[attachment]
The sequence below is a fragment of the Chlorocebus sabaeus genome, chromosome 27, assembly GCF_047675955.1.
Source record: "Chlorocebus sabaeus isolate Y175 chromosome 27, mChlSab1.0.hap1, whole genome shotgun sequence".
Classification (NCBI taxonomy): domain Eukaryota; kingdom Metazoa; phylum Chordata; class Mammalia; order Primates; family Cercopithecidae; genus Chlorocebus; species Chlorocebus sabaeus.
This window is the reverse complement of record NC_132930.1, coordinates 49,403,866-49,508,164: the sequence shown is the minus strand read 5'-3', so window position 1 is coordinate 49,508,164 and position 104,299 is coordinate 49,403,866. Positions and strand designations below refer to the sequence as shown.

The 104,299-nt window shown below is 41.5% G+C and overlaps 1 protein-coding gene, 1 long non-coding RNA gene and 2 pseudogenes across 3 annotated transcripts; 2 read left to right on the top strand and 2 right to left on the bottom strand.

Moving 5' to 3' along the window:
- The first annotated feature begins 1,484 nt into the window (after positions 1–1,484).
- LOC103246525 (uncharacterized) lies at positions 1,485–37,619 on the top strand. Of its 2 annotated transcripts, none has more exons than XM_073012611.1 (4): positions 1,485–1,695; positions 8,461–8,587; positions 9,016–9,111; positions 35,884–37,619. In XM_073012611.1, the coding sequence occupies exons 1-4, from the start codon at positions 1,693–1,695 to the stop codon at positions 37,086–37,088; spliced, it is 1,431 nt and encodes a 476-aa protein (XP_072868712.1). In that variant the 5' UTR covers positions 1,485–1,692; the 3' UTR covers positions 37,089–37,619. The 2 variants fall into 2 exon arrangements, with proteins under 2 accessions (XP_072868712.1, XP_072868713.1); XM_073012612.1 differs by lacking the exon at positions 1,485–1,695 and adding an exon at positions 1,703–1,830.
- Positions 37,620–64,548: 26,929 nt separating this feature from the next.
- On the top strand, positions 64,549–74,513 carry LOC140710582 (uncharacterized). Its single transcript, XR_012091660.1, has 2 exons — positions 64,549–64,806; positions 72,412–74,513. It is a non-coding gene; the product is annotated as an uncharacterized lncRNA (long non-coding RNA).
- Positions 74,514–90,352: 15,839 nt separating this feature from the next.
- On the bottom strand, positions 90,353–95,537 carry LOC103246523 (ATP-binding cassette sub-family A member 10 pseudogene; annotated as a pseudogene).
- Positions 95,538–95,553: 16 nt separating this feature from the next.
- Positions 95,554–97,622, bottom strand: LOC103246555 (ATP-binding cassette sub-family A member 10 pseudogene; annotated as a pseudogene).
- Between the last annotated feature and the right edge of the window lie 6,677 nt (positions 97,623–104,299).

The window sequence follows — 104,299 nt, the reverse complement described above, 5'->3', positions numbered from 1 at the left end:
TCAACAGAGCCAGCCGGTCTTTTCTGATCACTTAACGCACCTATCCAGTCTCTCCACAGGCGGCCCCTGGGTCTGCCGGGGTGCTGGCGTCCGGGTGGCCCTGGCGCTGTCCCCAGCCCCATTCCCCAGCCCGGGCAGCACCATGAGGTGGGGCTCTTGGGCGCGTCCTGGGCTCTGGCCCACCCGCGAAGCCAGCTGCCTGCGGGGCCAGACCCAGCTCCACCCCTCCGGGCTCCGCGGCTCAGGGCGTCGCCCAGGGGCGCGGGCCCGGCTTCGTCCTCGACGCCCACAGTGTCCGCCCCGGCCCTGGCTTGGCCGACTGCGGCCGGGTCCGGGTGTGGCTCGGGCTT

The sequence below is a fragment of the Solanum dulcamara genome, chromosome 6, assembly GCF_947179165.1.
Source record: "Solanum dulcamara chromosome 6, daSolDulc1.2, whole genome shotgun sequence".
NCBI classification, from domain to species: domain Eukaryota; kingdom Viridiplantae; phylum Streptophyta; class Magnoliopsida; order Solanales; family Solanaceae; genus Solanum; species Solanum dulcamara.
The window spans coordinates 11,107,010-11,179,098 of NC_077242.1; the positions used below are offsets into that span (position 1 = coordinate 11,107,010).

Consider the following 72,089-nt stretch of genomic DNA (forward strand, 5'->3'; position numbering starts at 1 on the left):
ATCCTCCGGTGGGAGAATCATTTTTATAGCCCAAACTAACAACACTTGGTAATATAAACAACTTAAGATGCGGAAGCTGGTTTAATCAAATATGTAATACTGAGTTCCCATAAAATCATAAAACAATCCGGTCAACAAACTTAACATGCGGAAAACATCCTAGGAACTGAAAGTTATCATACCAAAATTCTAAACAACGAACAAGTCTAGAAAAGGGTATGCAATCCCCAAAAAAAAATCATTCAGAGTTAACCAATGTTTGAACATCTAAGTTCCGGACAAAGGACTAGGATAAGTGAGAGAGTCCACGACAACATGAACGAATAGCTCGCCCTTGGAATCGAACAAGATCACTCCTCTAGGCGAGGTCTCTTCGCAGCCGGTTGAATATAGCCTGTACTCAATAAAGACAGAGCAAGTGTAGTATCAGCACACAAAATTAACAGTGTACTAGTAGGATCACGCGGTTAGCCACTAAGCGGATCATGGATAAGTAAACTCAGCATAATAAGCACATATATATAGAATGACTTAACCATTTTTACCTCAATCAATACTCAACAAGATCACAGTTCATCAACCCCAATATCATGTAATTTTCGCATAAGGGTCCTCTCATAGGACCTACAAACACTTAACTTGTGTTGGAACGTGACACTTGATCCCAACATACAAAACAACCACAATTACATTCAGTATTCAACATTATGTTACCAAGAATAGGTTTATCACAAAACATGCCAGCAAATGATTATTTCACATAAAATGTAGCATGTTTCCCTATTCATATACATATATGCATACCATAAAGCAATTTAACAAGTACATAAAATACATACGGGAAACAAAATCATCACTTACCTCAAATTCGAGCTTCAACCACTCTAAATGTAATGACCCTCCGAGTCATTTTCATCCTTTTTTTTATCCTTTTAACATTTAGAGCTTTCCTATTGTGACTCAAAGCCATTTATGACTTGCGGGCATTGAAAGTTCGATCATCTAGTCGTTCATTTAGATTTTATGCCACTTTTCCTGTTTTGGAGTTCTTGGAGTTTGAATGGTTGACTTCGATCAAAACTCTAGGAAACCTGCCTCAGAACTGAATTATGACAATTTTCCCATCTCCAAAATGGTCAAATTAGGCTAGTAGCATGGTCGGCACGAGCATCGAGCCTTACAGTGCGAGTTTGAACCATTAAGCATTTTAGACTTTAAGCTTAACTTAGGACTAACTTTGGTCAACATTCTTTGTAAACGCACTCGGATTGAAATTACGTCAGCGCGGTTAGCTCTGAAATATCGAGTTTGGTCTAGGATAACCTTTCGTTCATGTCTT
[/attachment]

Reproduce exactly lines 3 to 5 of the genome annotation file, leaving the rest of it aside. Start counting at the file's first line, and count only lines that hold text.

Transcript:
Classification (NCBI taxonomy): domain Eukaryota; kingdom Metazoa; phylum Chordata; class Mammalia; order Primates; family Cercopithecidae; genus Chlorocebus; species Chlorocebus sabaeus.
This window is the reverse complement of record NC_132930.1, coordinates 49,403,866-49,508,164: the sequence shown is the minus strand read 5'-3', so window position 1 is coordinate 49,508,164 and position 104,299 is coordinate 49,403,866. Positions and strand designations below refer to the sequence as shown.

The 104,299-nt window shown below is 41.5% G+C and overlaps 1 protein-coding gene, 1 long non-coding RNA gene and 2 pseudogenes across 3 annotated transcripts; 2 read left to right on the top strand and 2 right to left on the bottom strand.